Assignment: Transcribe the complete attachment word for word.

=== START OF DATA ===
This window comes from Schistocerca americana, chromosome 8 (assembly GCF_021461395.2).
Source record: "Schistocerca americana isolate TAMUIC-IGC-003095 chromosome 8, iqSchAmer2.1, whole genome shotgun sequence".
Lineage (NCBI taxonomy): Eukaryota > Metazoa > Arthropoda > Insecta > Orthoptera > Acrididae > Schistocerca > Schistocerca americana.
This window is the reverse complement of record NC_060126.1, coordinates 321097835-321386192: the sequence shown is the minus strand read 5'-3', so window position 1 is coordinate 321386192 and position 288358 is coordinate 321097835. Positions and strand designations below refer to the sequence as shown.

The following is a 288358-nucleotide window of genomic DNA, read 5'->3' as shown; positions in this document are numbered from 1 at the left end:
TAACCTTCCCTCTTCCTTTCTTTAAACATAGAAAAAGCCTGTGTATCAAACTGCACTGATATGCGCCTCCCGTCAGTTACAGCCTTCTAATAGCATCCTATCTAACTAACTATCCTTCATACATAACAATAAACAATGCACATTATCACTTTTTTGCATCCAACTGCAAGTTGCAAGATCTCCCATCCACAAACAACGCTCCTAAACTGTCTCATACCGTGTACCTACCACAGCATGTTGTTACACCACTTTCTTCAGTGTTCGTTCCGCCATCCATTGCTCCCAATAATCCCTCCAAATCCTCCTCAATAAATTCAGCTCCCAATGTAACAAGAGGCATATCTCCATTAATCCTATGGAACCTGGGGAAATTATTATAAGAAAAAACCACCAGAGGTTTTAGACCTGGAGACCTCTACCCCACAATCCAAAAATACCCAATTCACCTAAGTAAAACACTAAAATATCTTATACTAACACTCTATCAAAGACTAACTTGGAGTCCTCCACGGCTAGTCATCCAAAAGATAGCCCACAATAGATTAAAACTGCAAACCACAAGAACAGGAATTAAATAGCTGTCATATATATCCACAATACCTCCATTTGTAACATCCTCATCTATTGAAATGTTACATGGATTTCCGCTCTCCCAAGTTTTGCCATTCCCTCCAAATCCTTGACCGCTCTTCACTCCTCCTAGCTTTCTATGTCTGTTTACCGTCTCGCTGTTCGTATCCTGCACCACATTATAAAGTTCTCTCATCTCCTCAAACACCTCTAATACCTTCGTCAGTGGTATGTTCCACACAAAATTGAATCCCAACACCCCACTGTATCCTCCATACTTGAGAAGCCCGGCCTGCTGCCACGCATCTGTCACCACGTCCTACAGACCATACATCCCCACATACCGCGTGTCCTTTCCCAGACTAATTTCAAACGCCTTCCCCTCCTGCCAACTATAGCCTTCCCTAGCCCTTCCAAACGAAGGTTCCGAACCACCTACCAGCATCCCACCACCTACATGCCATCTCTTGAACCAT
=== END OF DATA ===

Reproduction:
This window comes from Schistocerca americana, chromosome 8 (assembly GCF_021461395.2).
Source record: "Schistocerca americana isolate TAMUIC-IGC-003095 chromosome 8, iqSchAmer2.1, whole genome shotgun sequence".
Lineage (NCBI taxonomy): Eukaryota > Metazoa > Arthropoda > Insecta > Orthoptera > Acrididae > Schistocerca > Schistocerca americana.
This window is the reverse complement of record NC_060126.1, coordinates 321097835-321386192: the sequence shown is the minus strand read 5'-3', so window position 1 is coordinate 321386192 and position 288358 is coordinate 321097835. Positions and strand designations below refer to the sequence as shown.

The following is a 288358-nucleotide window of genomic DNA, read 5'->3' as shown; positions in this document are numbered from 1 at the left end:
TAACCTTCCCTCTTCCTTTCTTTAAACATAGAAAAAGCCTGTGTATCAAACTGCACTGATATGCGCCTCCCGTCAGTTACAGCCTTCTAATAGCATCCTATCTAACTAACTATCCTTCATACATAACAATAAACAATGCACATTATCACTTTTTTGCATCCAACTGCAAGTTGCAAGATCTCCCATCCACAAACAACGCTCCTAAACTGTCTCATACCGTGTACCTACCACAGCATGTTGTTACACCACTTTCTTCAGTGTTCGTTCCGCCATCCATTGCTCCCAATAATCCCTCCAAATCCTCCTCAATAAATTCAGCTCCCAATGTAACAAGAGGCATATCTCCATTAATCCTATGGAACCTGGGGAAATTATTATAAGAAAAAACCACCAGAGGTTTTAGACCTGGAGACCTCTACCCCACAATCCAAAAATACCCAATTCACCTAAGTAAAACACTAAAATATCTTATACTAACACTCTATCAAAGACTAACTTGGAGTCCTCCACGGCTAGTCATCCAAAAGATAGCCCACAATAGATTAAAACTGCAAACCACAAGAACAGGAATTAAATAGCTGTCATATATATCCACAATACCTCCATTTGTAACATCCTCATCTATTGAAATGTTACATGGATTTCCGCTCTCCCAAGTTTTGCCATTCCCTCCAAATCCTTGACCGCTCTTCACTCCTCCTAGCTTTCTATGTCTGTTTACCGTCTCGCTGTTCGTATCCTGCACCACATTATAAAGTTCTCTCATCTCCTCAAACACCTCTAATACCTTCGTCAGTGGTATGTTCCACACAAAATTGAATCCCAACACCCCACTGTATCCTCCATACTTGAGAAGCCCGGCCTGCTGCCACGCATCTGTCACCACGTCCTACAGACCATACATCCCCACATACCGCGTGTCCTTTCCCAGACTAATTTCAAACGCCTTCCCCTCCTGCCAACTATAGCCTTCCCTAGCCCTTCCAAACGAAGGTTCCGAACCACCTACCAGCATCCCACCACCTACATGCCATCTCTTGAACCAT